In total, the initial investment amounted to €8 million, which was sourced mainly from a number of family offices, according to the managers of the fund.

Type of apartments

The managers ruled out a development on the beachfront and instead, consider that more value can be obtained inland. The homes are located next to the Monte Selwo park, in a natural environment and with views of the Mediterranean Sea.

62 modern homes will be constructed with a maximum of two bedrooms and all with spacious terraces. Construction will centred around four, three-storey blocks of flats. The marketing of Ocean Hills will be targeted primarily at overseas buyers, mainly in the North of Europe and in the UK. The first part of this urbanisation has already been sold in its entirety to a group of Norwegian citizens.

Project details

The development is being constructed on a plot of land measuring 7,000 m2 and there may be an opportunity to construct new buildings on two adjoining plots, which would add another 7,000 m2.

The contract for the construction work has already been awarded to Avintia, which will complete the construction of the homes and resume the work that was suspended before Drago Capital’s purchase. The homes are expected to be finished by the end of 2016.

Drago Capital considers that the market for second homes, with the characteristics found in this development, has returned and it regards this investment as a good opportunity. Moreover, its managers consider that the Costa del Sol area in general, and both Marbella and Estepona specifically, represent places with significant demand.

Original story: Cinco Días (by A. Simón)

Translation: Carmel Drake

Hispania Signs 7-Year €65M Financing Agreement With ING

29 December 2015 – Expansión

The large Socimis are continuing with their plans to finance their real estate assets. Such is the case of Hispania and Axiare, which yesterday announced two separate financing agreements, to fund assets that have already been acquired in the case of the first, and for new projects in the case of the second.

Hispania has signed a 7-year bilateral financing agreement with ING for €65 million, for a portfolio of offices that it controls through its subsidiary Hispania Fides. Meanwhile, Axiare has agreed a 10-year bilateral loan amounting to €39.9 million with Banco Sabadell, which will enable it to continue its investment plans.

Original story: Expansión (by R. R.)

Translation: Carmel Drake

House Rental Prices Increase Across All Of Spain

28 December 2015 – Expansión

Spain is a country of property owners. You just need to look at the European comparatives to realise that Spaniards prefer to buy than rent. Specifically, jsut one out of every five homes in Spain is rented out, a percentage that falls well below those recorded in other countries in Europe, such as Switzerland, Austria, Denmark and Germany (where rental homes account for more than 35% of the residential market in all cases). The rental market began to take off in Spain when the crisis forced thousands of families out of the purchase market into the rental market, but it has still got a long way to go.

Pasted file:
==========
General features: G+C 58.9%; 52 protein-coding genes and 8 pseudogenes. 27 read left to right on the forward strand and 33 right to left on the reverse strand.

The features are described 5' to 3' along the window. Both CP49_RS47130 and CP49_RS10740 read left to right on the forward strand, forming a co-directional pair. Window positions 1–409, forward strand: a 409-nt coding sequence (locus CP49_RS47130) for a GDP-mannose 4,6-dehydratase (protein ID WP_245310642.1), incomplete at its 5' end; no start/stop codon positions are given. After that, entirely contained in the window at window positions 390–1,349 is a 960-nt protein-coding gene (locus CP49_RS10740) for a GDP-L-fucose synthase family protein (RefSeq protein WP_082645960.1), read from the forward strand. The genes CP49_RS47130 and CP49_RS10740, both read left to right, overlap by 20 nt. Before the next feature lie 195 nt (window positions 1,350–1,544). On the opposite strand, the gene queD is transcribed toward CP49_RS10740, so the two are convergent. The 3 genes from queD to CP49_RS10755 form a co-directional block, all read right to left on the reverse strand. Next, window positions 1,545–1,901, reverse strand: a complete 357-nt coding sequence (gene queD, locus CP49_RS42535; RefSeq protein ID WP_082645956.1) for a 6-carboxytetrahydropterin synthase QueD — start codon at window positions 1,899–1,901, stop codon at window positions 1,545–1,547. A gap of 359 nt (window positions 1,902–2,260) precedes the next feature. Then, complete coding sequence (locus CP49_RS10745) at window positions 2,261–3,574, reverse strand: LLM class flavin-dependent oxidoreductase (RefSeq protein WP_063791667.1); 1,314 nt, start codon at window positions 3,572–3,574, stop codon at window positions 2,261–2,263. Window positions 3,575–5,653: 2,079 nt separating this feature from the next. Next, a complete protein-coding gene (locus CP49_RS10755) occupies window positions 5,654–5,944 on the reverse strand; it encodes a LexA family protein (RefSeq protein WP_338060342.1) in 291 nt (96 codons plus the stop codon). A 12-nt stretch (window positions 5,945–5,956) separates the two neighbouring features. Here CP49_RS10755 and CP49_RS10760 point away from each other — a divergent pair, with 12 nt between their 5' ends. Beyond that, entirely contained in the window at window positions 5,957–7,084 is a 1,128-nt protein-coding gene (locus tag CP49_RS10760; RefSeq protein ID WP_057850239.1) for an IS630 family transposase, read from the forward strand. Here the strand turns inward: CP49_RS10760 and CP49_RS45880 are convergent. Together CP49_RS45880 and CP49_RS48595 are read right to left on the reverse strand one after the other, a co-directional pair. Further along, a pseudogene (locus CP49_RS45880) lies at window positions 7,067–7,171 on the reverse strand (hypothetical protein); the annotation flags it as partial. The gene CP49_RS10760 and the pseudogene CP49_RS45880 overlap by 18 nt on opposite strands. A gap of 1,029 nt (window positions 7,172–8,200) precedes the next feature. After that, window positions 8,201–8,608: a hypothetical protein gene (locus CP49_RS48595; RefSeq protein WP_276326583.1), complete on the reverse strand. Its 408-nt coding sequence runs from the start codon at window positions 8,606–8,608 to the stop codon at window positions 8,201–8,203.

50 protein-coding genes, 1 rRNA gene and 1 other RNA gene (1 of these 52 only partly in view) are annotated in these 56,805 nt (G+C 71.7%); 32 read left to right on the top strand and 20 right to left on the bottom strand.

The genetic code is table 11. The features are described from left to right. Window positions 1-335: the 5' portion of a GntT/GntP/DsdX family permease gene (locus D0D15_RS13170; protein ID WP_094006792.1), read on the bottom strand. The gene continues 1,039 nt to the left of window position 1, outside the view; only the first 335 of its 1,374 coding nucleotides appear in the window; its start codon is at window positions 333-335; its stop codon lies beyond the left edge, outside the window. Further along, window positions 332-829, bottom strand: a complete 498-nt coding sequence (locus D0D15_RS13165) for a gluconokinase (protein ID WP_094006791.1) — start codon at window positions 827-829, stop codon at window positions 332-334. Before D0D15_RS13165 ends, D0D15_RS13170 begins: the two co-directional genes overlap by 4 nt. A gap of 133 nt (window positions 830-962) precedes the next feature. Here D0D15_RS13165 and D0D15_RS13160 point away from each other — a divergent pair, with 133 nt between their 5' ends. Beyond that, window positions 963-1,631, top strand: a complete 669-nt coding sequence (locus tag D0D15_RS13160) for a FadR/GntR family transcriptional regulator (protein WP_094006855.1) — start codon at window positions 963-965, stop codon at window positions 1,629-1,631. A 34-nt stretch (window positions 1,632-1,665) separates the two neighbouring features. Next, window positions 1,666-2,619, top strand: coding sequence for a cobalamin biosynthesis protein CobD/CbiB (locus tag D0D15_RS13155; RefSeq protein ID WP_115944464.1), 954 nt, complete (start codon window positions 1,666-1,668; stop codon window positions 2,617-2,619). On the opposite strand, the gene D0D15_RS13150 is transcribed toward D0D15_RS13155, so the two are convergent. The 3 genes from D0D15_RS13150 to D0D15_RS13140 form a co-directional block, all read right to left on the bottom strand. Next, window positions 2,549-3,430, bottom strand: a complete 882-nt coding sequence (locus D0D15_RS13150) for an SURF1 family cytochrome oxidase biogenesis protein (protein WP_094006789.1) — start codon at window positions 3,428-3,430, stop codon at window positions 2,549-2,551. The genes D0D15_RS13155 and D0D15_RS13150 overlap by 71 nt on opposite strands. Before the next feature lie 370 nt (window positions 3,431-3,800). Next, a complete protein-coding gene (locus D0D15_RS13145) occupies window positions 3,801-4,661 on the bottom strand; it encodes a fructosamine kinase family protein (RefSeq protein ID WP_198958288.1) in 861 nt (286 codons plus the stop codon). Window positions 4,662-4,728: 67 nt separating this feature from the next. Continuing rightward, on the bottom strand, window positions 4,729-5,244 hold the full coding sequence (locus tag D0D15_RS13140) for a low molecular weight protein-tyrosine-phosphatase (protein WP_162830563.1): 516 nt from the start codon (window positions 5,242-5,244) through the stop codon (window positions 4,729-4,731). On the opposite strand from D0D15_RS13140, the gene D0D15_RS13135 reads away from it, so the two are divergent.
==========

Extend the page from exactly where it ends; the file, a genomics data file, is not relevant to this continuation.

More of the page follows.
The percentage of homes rented out has increased from 11.4% during the boom years to 18% or 20%, according to sector analysts, although the Bank of Spain reports a more conservative figure of 15%. Therefore, 3.42 million of the 18 million primary residences in Spain are rented out. If we also include holiday homes, that figure amounts to almost 5 million.

Prices, which are now more competitive than ever, have contributed to this situation. The average rental cost of a residential property is now 30% lower than in was in May 2007, according to the IESE-Fotocasa index, which the Government uses since it does not compile any official figures itself, besides CPI.

But, the cost of being a tenant is going up again across all of Spain. The average rental cost recorded its first YoY increase in eight years in November across every autonomous region. Cataluña stood out, with an average rental price increase of 10.6% with respect to November 2014. It was followed by the Balearic Islands (7.8%), Madrid (6.3%) and La Rioja (6%). At the other end of the spectrum, Castilla-La Mancha is the region where prices increased the least, specifically, by 0.7%, followed by Cantabria (1%), País Vasco (1.1%) and Navarra (1.3%). “Rental prices are stabilising and although they are increasing significantly in certain areas where demand is high, in general, they will remain stable over the next few years”, explains Beatriz Toribio, Head of Research at the real estate portal Fotocasa. In terms of the evolution in prices by province, rental price increases were recorded in 26 provinces with respect to October.

We are seeing a gradual change in mentality. In 2011, 70% of Spaniards thought that “renting was like throwing money down the train”, but now 65% regard it as a solid life choice, according to a survey by Fotocasa. In other words, there has been a complete turnaround. “This is partly explained by the crisis, but is also because new generations have a much more favourable attitude (towards rending)”, explains Toribio.

The country’s other major real estate portal, Idealista, predicts that rental homes will increase in weight over the next few years to account for around 25% of the total housing market. “Rental is now undergoing an important stage in its development, despite the classic reluctance to embrace it in Spain”, says Fernando Encinar, Head of Research at the portal.

Original story: Expansión (by J. M. L.)

Translation: Carmel Drake